Businesses and governments are in possession of more data than ever before. One of the things separating which organizations are performing more efficiently than others is their use of this data. When you think about where you work, if you need a critical piece of data, is it easy to find, or is there a complicated path of folders to navigate?
This data needs to be classified properly to be able to make it useful for your work. Below are some tips to get your data classification project off the ground.
Complete data classification is an ambitious goal for any size of organization, but budget restrictions and practicality concerns make this unrealistic. It’s important then, for groups to have a clear and stated objective with their data classification process. Not only does this allow for what is probably a much needed look at data objectives, but it creates a central purpose that both management and end-users alike can buy into.
The Right Data
Once you have your objective laid out, it’s important to consider whether the data you’re using is productive toward meeting that goal. When dealing with data, there will always be a certain amount of noise. A good deal of data may be redundant, exist as an exact duplicate, or just be completely irrelevant, such as pieces of personal information.
You don’t know what you don’t know. That’s why it’s important to get a detailed look into exactly what you’re storing. A data audit can give you a view into the prevailing themes present in your information along with semantics and types of data.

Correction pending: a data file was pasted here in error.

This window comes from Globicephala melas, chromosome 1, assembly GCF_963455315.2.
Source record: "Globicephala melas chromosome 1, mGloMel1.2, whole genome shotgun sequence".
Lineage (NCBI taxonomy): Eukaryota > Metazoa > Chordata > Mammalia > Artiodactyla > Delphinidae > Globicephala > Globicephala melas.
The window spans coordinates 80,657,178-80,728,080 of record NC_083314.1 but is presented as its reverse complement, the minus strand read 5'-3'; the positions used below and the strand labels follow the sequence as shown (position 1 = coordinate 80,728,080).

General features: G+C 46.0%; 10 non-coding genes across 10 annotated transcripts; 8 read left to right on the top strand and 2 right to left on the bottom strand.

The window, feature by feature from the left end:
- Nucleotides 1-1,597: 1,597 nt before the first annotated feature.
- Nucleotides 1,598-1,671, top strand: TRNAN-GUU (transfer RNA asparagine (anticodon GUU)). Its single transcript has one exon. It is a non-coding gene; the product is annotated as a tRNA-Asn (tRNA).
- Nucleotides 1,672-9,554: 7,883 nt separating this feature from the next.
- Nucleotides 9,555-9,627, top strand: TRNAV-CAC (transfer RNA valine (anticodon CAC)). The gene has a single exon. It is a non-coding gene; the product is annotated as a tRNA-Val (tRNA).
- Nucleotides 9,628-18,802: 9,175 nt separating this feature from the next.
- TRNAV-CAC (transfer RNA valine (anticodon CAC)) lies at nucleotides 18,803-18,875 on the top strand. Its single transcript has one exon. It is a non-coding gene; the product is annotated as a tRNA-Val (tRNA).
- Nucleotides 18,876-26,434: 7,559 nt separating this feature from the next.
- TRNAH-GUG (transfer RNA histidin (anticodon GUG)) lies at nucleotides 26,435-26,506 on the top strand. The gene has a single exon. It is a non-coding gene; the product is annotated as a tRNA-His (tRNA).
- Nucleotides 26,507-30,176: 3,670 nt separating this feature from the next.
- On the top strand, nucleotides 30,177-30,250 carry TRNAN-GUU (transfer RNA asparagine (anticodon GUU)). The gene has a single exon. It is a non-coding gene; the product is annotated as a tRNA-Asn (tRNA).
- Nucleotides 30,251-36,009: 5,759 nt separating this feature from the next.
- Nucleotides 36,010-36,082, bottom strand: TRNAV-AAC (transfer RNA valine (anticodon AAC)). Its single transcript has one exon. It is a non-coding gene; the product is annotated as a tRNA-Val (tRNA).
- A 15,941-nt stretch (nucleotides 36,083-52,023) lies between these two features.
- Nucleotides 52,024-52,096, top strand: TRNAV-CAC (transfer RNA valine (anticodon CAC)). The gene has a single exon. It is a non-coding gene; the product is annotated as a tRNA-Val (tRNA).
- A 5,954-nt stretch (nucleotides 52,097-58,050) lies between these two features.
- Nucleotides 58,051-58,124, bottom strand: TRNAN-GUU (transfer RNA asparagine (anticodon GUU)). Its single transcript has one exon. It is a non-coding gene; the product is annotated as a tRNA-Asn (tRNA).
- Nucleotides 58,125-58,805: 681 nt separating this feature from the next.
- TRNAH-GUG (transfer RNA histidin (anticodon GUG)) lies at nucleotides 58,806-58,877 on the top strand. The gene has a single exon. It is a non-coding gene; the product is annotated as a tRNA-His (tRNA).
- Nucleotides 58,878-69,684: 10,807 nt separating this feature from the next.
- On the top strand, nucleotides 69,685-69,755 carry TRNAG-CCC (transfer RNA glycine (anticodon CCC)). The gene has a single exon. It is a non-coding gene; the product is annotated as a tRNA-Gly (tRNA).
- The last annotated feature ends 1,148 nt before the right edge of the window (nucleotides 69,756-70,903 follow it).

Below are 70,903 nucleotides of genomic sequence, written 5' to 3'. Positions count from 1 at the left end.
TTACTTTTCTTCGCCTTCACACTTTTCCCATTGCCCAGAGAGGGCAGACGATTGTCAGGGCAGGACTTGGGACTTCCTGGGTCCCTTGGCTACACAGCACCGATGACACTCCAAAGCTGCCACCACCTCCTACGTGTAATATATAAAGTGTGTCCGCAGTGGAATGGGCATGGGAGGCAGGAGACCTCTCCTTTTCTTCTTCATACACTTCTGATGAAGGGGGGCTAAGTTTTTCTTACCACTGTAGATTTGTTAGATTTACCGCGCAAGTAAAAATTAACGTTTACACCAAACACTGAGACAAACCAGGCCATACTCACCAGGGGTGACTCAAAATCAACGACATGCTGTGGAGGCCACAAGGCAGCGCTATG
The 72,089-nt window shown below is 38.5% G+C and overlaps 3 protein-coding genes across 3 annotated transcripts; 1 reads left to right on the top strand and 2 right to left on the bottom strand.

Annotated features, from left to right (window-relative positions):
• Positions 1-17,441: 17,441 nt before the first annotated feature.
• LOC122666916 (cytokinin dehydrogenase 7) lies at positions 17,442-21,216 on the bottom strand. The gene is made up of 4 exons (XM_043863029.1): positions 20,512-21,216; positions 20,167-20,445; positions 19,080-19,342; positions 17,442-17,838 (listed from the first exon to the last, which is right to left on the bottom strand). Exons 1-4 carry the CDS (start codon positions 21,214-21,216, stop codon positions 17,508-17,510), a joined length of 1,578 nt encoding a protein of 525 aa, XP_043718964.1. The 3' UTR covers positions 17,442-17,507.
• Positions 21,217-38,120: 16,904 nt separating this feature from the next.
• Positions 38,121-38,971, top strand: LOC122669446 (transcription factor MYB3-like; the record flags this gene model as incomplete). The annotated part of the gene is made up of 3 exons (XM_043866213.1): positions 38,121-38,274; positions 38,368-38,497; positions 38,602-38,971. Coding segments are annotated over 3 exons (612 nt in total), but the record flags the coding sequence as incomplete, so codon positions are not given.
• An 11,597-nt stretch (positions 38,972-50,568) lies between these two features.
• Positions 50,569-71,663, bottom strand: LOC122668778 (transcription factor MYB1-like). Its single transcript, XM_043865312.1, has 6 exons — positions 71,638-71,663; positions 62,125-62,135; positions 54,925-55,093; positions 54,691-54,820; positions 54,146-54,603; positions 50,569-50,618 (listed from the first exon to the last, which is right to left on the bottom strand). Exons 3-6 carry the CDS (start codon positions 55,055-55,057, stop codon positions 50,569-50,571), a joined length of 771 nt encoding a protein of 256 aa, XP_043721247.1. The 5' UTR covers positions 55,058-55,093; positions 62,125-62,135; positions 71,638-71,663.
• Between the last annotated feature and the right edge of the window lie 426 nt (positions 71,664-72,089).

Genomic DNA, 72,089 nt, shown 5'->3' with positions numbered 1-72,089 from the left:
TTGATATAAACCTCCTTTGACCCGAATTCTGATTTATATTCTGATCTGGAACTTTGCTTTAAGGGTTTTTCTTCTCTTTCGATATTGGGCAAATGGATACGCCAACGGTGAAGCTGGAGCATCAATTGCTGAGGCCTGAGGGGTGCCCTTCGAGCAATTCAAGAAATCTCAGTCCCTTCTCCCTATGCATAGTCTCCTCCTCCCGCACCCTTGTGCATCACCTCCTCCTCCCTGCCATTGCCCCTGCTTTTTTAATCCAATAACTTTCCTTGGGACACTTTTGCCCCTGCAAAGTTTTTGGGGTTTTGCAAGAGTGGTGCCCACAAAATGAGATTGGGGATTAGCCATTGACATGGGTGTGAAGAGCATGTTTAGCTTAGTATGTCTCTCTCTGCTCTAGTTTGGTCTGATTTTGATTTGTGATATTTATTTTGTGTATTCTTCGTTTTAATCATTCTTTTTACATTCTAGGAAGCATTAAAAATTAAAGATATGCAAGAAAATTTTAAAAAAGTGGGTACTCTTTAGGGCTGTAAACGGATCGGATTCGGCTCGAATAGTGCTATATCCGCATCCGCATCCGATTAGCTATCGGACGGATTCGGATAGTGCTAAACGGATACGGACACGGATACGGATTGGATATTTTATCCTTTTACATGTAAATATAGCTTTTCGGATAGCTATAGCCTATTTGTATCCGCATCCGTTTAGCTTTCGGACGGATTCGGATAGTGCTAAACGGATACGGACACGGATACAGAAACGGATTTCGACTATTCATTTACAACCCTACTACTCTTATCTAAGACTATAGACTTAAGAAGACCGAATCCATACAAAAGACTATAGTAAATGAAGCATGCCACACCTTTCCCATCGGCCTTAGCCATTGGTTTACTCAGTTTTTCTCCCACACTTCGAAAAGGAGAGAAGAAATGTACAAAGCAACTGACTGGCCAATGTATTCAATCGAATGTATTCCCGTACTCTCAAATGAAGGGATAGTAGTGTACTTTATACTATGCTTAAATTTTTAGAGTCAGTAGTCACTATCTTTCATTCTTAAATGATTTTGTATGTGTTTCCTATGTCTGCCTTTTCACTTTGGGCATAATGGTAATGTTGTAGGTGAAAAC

Once you’ve actually designed your data classification system, you can’t just set it and forget it. Organizations should also implement a process to regularly review and make changes to the structure, paying particular attention to insights that come from those using the system on a daily basis.
At Extract, we know the importance of having your data be accurate, timely, and in the place you need it. This is why, when we extract and redact data, we target what you specifically need in your documents, even if they’re unstructured.
If you’d like to learn more about how we do this, reach out today and we’d be happy to provide you with additional information or schedule a demo.
ABOUT THE AUTHOR: CHRIS MACK
Chris is a Marketing Manager at Extract with experience in product development, data analysis, and both traditional and digital marketing. Chris received his bachelors degree in English from Bucknell University and has an MBA from the University of Notre Dame. A passionate marketer, Chris strives to make complex ideas more accessible to those around him in a compelling way.